NYSSA – A public meeting of the board charged with overseeing the Treasure Valley Reload Center ended abruptly last week after officials met behind closed doors to discuss a recent lawsuit filed by the Malheur Enterprise to seek public records.
The regular meeting of the Malheur County Development Corp., the public company set up by county commissioners to oversee the now beleaguered project, began Thursday, Jan. 26, as scheduled but the board immediately moved into an executive – or closed door – session to discuss the recent legal action.
After meeting with attorneys out of public view for about a half hour, the board returned to the public session. The board then accepted the recommendation of Greg Smith, the project manager, to cancel the public portion of the meeting. He said the staff needed more time to prepare information on the project’s finances.
An agenda issued before the meeting showed officials were slated to discuss an update on the facility from Smith, the project manager, and Brad Baird, the president of Anderson Perry & Associates. Anderson Perry & Associates is the firm contracted to do the engineering work on the rail project.
Grant Kitamura, a local onion industry executive and president of the development corporation, said he could not comment on why the board suddenly ended the meeting even with a full agenda. He said he couldn’t answer questions from the Enterprise because of the litigation.
READ IT: Malheur Enterprise lawsuit
The Enterprise sued the development corporation Jan. 19 in Malheur County Circuit Court to require the development corporation to comply with an order from Malheur County District Attorney Dave Goldthorpe to release public records regarding a controversial rail spur at the Nyssa project.
Goldthorpe’s order was in response to a failure by the corporation to release documents sought in an October 27 public records request from the Enterprise regarding a contract with R6 Contracting Inc. – formerly Steven Lindley Contracting – to build a fourth rail spur at the facility.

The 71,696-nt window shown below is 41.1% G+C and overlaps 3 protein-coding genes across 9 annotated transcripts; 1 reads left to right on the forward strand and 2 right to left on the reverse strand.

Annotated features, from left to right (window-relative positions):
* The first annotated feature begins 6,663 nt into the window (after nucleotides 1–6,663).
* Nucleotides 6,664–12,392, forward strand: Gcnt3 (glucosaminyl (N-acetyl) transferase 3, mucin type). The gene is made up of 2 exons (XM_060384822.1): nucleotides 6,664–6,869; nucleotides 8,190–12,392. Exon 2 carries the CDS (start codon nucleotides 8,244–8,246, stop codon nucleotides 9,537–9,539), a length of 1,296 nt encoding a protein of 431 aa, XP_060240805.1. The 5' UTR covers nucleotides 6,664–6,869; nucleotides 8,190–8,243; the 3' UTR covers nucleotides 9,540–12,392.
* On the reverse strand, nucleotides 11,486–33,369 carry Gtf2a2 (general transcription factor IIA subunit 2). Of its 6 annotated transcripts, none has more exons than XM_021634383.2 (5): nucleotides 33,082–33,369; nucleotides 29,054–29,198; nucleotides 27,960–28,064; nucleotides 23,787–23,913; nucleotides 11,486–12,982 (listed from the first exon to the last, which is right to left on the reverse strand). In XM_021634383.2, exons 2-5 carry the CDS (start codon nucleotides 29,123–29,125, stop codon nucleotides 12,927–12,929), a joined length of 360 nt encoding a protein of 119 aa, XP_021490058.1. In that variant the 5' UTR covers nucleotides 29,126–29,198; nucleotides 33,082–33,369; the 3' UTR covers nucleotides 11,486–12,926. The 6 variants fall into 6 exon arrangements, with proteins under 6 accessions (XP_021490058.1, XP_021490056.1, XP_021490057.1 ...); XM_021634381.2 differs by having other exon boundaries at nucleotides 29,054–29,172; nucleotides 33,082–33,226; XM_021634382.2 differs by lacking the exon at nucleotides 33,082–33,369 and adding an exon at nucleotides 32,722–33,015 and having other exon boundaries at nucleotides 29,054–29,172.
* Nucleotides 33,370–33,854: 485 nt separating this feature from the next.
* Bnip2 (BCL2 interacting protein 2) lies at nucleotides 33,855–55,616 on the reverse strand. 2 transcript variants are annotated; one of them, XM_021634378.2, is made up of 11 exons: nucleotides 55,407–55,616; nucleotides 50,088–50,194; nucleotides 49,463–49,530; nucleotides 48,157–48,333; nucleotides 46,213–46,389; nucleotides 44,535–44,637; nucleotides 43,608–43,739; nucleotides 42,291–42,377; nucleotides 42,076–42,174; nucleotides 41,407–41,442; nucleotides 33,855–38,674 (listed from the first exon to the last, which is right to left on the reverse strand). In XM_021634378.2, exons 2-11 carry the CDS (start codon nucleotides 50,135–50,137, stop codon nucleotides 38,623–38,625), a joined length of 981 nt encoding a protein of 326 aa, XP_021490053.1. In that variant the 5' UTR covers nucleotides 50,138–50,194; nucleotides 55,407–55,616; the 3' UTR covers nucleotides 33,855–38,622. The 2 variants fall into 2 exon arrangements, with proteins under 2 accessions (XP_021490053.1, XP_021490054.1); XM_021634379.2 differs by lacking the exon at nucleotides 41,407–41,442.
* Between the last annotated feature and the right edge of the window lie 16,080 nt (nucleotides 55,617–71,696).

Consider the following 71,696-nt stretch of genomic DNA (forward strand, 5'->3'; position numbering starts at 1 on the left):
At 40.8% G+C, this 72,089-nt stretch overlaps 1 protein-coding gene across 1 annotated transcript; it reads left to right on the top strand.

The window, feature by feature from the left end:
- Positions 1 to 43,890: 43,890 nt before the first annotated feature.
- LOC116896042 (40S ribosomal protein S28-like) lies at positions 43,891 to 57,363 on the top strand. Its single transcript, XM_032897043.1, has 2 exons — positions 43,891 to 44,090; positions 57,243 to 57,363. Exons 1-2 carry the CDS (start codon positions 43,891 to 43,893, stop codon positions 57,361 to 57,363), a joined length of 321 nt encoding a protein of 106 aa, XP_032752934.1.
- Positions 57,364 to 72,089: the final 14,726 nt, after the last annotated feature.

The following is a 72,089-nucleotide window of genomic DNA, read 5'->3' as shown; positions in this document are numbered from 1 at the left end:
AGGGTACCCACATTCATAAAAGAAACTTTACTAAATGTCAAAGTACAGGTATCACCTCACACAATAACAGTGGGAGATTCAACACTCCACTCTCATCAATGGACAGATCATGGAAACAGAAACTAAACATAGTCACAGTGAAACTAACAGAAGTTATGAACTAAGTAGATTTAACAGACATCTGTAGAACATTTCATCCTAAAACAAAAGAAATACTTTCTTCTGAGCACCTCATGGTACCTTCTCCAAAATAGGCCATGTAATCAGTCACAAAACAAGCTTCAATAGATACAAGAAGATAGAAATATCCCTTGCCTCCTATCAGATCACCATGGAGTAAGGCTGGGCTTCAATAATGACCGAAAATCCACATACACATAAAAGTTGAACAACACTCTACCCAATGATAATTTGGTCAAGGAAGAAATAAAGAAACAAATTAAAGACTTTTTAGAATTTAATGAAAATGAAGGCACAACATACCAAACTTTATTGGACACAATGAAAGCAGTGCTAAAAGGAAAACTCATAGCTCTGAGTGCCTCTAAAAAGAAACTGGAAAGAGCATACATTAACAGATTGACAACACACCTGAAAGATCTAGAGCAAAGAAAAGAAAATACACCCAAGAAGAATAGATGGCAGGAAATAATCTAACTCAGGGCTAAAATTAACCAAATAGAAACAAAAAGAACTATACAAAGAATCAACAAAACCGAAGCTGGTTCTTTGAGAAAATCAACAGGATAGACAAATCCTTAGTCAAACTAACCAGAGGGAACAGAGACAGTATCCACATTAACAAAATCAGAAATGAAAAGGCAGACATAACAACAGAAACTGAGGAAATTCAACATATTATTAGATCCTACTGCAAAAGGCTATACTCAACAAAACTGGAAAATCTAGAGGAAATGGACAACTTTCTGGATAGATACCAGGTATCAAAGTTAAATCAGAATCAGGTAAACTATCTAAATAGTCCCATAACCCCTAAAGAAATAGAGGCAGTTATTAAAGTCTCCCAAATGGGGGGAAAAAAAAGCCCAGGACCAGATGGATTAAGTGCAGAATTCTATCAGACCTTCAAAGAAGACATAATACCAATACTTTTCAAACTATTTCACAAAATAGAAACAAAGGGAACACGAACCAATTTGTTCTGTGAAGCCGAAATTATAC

The development corporation notified the Enterprise Nov. 1 it received the public records request and would provide the documents by Dec. 2.
However, the corporation didn’t release all documents and told the Enterprise some of the documents sought by the newspaper were under the control of Anderson Perry & Associates.
Baird told the Enterprise his firm would address part of the request by Dec. 8. That never happened.
Finally, on Dec. 13, the Enterprise notified the development corporation the newspaper had not received any documents for more than six weeks. Three days later the newspaper asked Goldthorpe to order the release of the documents.
Goldthorpe issued an order Jan. 5 to compel the records requested by the Enterprise to be released and termed the time gap in disclosure to be an “unjustified delay.”
The development company didn’t produce the records and the newspaper sued. The suit is the second filed by the news organization to obtain public records the public company has refused to release.
Under Oregon law, the development corporation will have to pay all legal costs for the most recent lawsuit because it ignored Goldthorpe’s order.
Under Oregon law, a public body such as the development corporation must fulfill a public records request “as soon as practicable and without reasonable delay.”
During the meeting, Smith appeared to be participating in his contractor role while in his state legislative office, raising questions about whether he was using his legislative position to support his private company.
According to a manual for public officials issued by the Oregon Government Ethics Commission, “Public officials may not use a government agency’s supplies, facilities, equipment, employees, records or any other public resources to engage in their private employment or business interests.”
Smith didn’t respond to emails about the matter sent to his legislative and private company emails.
News tip? Contact reporter Pat Caldwell at [email protected]
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